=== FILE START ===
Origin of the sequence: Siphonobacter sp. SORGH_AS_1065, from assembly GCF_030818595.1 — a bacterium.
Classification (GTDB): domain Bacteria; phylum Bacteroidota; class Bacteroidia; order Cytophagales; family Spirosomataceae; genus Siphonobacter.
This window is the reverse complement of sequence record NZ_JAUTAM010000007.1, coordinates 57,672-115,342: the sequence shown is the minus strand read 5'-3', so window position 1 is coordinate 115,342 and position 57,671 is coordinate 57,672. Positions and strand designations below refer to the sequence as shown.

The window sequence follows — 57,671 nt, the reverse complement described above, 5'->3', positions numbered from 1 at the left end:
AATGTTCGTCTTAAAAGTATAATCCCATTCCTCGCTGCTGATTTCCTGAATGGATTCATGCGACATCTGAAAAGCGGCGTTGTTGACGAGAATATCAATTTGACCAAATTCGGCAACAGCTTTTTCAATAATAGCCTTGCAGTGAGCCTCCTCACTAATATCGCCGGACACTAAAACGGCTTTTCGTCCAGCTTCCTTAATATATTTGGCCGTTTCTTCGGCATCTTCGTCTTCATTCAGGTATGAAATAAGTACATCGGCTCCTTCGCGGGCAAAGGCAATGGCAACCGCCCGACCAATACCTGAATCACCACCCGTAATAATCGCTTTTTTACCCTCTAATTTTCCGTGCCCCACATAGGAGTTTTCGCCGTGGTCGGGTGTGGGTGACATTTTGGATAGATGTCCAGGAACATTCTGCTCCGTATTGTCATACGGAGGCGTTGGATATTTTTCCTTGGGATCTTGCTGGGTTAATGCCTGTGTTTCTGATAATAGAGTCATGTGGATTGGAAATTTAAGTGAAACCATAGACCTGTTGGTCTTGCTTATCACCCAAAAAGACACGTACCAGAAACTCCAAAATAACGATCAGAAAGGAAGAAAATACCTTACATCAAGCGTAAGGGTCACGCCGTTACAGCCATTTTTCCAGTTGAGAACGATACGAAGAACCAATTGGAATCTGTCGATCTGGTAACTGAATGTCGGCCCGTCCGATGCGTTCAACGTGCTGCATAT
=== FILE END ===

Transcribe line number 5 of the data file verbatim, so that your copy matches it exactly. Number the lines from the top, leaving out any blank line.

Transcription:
AATGTTCGTCTTAAAAGTATAATCCCATTCCTCGCTGCTGATTTCCTGAATGGATTCATGCGACATCTGAAAAGCGGCGTTGTTGACGAGAATATCAATTTGACCAAATTCGGCAACAGCTTTTTCAATAATAGCCTTGCAGTGAGCCTCCTCACTAATATCGCCGGACACTAAAACGGCTTTTCGTCCAGCTTCCTTAATATATTTGGCCGTTTCTTCGGCATCTTCGTCTTCATTCAGGTATGAAATAAGTACATCGGCTCCTTCGCGGGCAAAGGCAATGGCAACCGCCCGACCAATACCTGAATCACCACCCGTAATAATCGCTTTTTTACCCTCTAATTTTCCGTGCCCCACATAGGAGTTTTCGCCGTGGTCGGGTGTGGGTGACATTTTGGATAGATGTCCAGGAACATTCTGCTCCGTATTGTCATACGGAGGCGTTGGATATTTTTCCTTGGGATCTTGCTGGGTTAATGCCTGTGTTTCTGATAATAGAGTCATGTGGATTGGAAATTTAAGTGAAACCATAGACCTGTTGGTCTTGCTTATCACCCAAAAAGACACGTACCAGAAACTCCAAAATAACGATCAGAAAGGAAGAAAATACCTTACATCAAGCGTAAGGGTCACGCCGTTACAGCCATTTTTCCAGTTGAGAACGATACGAAGAACCAATTGGAATCTGTCGATCTGGTAACTGAATGTCGGCCCGTCCGATGCGTTCAACGTGCTGCATAT